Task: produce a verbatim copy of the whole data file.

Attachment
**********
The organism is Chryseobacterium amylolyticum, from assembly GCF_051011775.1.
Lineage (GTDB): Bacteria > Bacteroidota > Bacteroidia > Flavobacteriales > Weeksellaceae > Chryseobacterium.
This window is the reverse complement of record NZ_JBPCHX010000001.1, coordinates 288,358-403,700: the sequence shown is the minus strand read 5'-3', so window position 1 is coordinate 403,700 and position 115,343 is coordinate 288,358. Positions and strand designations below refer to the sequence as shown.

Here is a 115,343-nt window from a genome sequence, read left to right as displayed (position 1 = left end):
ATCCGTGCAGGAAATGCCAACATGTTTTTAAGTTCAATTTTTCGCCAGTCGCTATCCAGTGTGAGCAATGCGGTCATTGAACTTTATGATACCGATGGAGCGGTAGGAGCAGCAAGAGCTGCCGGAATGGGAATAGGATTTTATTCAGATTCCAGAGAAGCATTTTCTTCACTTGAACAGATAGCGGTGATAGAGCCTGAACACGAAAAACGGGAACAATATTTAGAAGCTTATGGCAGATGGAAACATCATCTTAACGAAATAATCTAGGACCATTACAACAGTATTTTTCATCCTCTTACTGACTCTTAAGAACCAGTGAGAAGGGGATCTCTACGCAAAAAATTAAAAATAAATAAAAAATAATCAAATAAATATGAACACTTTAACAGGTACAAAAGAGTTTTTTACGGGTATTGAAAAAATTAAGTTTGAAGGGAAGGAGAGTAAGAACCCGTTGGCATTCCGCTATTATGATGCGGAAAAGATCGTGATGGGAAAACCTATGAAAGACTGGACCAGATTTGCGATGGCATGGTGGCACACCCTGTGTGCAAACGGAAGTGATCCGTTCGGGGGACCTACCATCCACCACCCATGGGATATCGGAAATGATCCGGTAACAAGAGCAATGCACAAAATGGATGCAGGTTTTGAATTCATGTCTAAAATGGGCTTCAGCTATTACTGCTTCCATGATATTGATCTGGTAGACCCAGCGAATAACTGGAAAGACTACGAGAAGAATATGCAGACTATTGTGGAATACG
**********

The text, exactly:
The organism is Chryseobacterium amylolyticum, from assembly GCF_051011775.1.
Lineage (GTDB): Bacteria > Bacteroidota > Bacteroidia > Flavobacteriales > Weeksellaceae > Chryseobacterium.
This window is the reverse complement of record NZ_JBPCHX010000001.1, coordinates 288,358-403,700: the sequence shown is the minus strand read 5'-3', so window position 1 is coordinate 403,700 and position 115,343 is coordinate 288,358. Positions and strand designations below refer to the sequence as shown.

Here is a 115,343-nt window from a genome sequence, read left to right as displayed (position 1 = left end):
ATCCGTGCAGGAAATGCCAACATGTTTTTAAGTTCAATTTTTCGCCAGTCGCTATCCAGTGTGAGCAATGCGGTCATTGAACTTTATGATACCGATGGAGCGGTAGGAGCAGCAAGAGCTGCCGGAATGGGAATAGGATTTTATTCAGATTCCAGAGAAGCATTTTCTTCACTTGAACAGATAGCGGTGATAGAGCCTGAACACGAAAAACGGGAACAATATTTAGAAGCTTATGGCAGATGGAAACATCATCTTAACGAAATAATCTAGGACCATTACAACAGTATTTTTCATCCTCTTACTGACTCTTAAGAACCAGTGAGAAGGGGATCTCTACGCAAAAAATTAAAAATAAATAAAAAATAATCAAATAAATATGAACACTTTAACAGGTACAAAAGAGTTTTTTACGGGTATTGAAAAAATTAAGTTTGAAGGGAAGGAGAGTAAGAACCCGTTGGCATTCCGCTATTATGATGCGGAAAAGATCGTGATGGGAAAACCTATGAAAGACTGGACCAGATTTGCGATGGCATGGTGGCACACCCTGTGTGCAAACGGAAGTGATCCGTTCGGGGGACCTACCATCCACCACCCATGGGATATCGGAAATGATCCGGTAACAAGAGCAATGCACAAAATGGATGCAGGTTTTGAATTCATGTCTAAAATGGGCTTCAGCTATTACTGCTTCCATGATATTGATCTGGTAGACCCAGCGAATAACTGGAAAGACTACGAGAAGAATATGCAGACTATTGTGGAATACG